Under the new guidance, insurers and hospitals cannot deny services based on someone's gender identity. Some advocates are disappointed, however, that the rule does not go far enough.
The Washington Post: Obama Administration: Insurers Must Provide Services Regardless Of Gender Identity
The Obama administration unveiled two broad initiatives Friday aimed at combating discrimination against transgender Americans in schools and health-care coverage, affirming the president’s goal of elevating transgender protections to one of the central civil rights issues of his presidency. The moves, both of which had been in the works for years, prompted an immediate backlash from conservatives who disparaged the measures as government overreach. White House officials countered that they reflected one of the administration’s core principles: protecting those targeted for discrimination because of their identity. (Eilperin, 5/13)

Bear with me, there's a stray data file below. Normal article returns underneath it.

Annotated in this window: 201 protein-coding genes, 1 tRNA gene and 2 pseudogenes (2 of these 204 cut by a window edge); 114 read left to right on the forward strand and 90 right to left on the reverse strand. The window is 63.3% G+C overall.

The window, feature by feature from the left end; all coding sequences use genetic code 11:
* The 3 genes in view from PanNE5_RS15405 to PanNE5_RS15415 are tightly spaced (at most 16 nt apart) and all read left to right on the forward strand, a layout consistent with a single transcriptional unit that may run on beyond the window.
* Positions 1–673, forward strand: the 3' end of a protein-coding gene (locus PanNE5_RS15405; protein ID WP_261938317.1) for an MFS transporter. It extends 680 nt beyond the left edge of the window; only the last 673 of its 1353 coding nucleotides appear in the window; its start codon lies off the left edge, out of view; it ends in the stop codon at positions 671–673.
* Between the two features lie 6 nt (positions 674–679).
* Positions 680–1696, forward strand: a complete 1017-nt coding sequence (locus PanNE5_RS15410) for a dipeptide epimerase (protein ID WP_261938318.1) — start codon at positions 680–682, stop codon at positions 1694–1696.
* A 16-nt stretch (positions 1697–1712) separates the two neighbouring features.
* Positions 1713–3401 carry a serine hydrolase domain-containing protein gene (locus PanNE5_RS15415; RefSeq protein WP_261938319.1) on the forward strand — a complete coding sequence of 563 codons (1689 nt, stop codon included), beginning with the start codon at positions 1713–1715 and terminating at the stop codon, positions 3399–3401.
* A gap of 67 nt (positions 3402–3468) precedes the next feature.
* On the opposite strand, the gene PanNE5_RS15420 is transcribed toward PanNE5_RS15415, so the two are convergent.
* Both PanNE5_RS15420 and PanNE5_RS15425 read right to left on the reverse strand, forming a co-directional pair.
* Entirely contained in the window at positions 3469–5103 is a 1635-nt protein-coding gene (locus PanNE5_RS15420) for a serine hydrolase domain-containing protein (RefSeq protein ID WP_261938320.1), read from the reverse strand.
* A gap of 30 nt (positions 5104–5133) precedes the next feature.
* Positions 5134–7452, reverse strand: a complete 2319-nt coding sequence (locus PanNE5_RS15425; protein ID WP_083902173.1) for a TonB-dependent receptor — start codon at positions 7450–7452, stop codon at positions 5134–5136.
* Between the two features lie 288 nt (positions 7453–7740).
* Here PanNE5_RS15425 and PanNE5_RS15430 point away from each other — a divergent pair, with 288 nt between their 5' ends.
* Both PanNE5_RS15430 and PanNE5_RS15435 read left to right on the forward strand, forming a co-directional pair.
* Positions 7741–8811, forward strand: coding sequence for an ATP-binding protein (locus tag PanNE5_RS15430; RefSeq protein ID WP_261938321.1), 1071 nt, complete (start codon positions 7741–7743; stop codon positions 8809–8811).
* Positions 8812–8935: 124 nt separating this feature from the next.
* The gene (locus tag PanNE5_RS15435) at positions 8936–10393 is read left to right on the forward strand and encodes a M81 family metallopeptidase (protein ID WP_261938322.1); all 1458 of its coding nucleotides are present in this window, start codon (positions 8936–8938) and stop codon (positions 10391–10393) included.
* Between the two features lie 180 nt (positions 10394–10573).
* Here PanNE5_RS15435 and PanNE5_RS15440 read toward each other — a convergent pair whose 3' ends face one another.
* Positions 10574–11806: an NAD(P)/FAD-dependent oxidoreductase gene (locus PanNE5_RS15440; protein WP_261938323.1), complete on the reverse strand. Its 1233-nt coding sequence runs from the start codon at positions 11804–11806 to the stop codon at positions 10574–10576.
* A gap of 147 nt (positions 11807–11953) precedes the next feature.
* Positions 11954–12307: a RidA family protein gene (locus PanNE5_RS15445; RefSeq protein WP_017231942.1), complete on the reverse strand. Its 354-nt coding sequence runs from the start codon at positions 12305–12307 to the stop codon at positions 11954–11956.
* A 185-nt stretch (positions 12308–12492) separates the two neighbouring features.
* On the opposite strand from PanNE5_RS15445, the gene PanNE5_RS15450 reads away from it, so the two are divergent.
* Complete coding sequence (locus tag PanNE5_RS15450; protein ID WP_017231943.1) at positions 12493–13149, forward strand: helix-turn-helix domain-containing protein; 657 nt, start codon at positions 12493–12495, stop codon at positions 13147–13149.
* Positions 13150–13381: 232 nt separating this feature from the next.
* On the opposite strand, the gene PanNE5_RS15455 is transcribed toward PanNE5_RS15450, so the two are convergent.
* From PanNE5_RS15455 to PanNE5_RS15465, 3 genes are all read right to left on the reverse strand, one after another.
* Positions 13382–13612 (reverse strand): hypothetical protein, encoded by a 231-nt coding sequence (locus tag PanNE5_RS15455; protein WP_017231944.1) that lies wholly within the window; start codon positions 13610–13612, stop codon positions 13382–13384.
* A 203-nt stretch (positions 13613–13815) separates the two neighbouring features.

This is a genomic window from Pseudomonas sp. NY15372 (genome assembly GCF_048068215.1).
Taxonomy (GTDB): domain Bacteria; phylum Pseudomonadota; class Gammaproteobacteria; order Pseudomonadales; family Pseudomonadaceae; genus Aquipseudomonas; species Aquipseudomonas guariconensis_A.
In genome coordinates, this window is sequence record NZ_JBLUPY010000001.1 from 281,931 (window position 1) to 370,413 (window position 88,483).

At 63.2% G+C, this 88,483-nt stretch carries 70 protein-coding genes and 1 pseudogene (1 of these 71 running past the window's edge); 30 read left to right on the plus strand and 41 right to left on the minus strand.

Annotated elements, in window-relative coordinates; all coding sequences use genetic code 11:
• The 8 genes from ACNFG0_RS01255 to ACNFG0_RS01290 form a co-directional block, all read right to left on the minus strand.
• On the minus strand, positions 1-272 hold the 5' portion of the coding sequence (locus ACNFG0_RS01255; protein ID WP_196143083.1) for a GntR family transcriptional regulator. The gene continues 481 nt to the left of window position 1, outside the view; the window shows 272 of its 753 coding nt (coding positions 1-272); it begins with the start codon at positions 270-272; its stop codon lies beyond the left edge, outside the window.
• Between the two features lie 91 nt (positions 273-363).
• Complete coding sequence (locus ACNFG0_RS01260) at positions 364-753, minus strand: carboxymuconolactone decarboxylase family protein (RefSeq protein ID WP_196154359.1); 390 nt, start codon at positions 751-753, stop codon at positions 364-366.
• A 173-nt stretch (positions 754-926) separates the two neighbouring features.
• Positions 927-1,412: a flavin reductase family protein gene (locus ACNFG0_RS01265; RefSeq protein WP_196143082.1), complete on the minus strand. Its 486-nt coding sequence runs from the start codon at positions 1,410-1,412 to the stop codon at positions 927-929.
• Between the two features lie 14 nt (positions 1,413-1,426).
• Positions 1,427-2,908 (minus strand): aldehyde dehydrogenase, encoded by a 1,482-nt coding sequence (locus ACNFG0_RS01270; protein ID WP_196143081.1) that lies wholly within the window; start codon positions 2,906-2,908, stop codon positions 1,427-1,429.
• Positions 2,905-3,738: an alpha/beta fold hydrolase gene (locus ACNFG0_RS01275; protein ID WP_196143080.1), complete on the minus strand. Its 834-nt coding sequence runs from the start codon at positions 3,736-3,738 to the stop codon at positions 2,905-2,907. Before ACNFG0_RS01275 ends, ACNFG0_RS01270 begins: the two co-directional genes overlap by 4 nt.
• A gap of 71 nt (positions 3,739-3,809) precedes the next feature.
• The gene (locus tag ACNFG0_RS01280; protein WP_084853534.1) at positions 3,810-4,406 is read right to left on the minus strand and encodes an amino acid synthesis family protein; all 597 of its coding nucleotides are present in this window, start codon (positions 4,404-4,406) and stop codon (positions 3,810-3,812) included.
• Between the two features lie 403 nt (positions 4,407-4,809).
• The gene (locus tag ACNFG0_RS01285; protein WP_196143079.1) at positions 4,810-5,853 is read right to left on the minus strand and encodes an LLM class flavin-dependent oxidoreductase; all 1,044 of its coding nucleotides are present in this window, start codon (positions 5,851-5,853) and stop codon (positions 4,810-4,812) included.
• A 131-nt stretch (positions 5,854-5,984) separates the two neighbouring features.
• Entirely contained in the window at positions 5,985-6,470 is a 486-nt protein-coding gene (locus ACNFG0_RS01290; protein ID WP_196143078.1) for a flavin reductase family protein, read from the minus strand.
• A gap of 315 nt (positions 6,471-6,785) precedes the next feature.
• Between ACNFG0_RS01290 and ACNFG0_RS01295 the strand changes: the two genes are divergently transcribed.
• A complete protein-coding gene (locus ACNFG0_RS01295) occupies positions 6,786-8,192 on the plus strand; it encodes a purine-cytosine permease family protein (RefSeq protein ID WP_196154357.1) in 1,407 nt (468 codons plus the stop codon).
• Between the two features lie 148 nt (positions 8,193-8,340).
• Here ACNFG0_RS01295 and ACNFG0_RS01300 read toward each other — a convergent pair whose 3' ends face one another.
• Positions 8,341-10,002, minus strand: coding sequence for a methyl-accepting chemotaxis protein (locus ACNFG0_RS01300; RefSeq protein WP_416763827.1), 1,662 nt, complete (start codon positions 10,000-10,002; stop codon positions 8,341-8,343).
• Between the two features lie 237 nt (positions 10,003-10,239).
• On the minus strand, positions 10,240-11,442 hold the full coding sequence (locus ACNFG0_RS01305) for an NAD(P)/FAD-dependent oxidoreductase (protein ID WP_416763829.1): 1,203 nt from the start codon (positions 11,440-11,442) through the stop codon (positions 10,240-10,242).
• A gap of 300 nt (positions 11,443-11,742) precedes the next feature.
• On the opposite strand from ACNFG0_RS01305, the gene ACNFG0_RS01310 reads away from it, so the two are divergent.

USA Today: Feds: Insurers Can't Discriminate On LGBT Obamacare Coverage
Insurers and hospitals can't discriminate against patients because of their gender identity under the Affordable Care Act, federal officials said Friday, but patient groups complained the rule doesn't go far enough. The Department of Health and Human Services finalized a rule that prohibited discrimination in health care based on a long list of characteristics ranging from race to pregnancy, gender identity and "sex stereotyping." It doesn't mean insurers have to cover all treatments associated with gender transitioning but they just can't outright deny them either. But the rule doesn't go far enough in clarifying what is discrimination, some say. (O'Donnell, 5/13)
The Wall Street Journal: Obama Administration Extends Antibias Protections to Transgender People Seeking Health Care